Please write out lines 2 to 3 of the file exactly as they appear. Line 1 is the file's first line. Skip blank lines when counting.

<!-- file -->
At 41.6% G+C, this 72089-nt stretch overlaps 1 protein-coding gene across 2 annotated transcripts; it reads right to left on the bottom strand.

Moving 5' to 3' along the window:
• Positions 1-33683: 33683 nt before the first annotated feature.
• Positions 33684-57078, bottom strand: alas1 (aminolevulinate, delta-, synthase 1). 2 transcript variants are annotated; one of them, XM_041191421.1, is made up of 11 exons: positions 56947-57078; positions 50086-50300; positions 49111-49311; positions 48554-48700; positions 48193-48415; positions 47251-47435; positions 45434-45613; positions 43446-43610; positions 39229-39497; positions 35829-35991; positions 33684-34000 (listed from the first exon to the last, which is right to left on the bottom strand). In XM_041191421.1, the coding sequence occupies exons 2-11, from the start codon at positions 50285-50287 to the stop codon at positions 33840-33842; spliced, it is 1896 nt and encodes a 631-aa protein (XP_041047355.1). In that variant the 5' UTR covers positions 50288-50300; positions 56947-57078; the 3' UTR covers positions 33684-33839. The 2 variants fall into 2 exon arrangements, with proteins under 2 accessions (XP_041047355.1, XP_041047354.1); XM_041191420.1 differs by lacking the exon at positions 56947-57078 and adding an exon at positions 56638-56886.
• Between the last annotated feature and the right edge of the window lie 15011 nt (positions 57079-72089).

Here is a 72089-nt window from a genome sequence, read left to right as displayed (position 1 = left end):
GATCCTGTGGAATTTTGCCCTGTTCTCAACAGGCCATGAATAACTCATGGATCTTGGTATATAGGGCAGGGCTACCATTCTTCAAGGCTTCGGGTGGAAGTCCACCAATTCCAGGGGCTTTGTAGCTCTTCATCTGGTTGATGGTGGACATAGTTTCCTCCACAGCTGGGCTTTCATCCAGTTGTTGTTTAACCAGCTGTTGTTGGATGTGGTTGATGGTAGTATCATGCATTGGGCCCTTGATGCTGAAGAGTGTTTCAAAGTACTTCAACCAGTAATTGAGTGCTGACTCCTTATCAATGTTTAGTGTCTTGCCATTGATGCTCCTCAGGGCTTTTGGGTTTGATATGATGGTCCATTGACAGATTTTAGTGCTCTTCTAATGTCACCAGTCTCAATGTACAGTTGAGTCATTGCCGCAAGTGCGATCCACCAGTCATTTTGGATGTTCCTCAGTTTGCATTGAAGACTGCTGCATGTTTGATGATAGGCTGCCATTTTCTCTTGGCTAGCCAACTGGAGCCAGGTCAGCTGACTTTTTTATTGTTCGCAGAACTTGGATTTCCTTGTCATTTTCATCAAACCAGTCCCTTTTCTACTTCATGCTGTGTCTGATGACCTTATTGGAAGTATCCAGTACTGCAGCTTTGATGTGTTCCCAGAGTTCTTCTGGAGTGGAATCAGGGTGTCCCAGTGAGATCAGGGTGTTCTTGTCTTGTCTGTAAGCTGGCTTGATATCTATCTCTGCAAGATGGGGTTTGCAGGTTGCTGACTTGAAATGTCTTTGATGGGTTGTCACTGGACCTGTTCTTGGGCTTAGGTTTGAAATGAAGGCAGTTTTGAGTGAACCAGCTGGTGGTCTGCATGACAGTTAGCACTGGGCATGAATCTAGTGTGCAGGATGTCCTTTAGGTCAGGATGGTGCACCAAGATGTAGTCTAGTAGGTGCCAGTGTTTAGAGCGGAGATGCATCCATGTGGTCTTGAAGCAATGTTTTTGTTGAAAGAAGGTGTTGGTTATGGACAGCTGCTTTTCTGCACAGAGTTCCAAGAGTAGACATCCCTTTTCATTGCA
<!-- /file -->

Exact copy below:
Moving 5' to 3' along the window:
• Positions 1-33683: 33683 nt before the first annotated feature.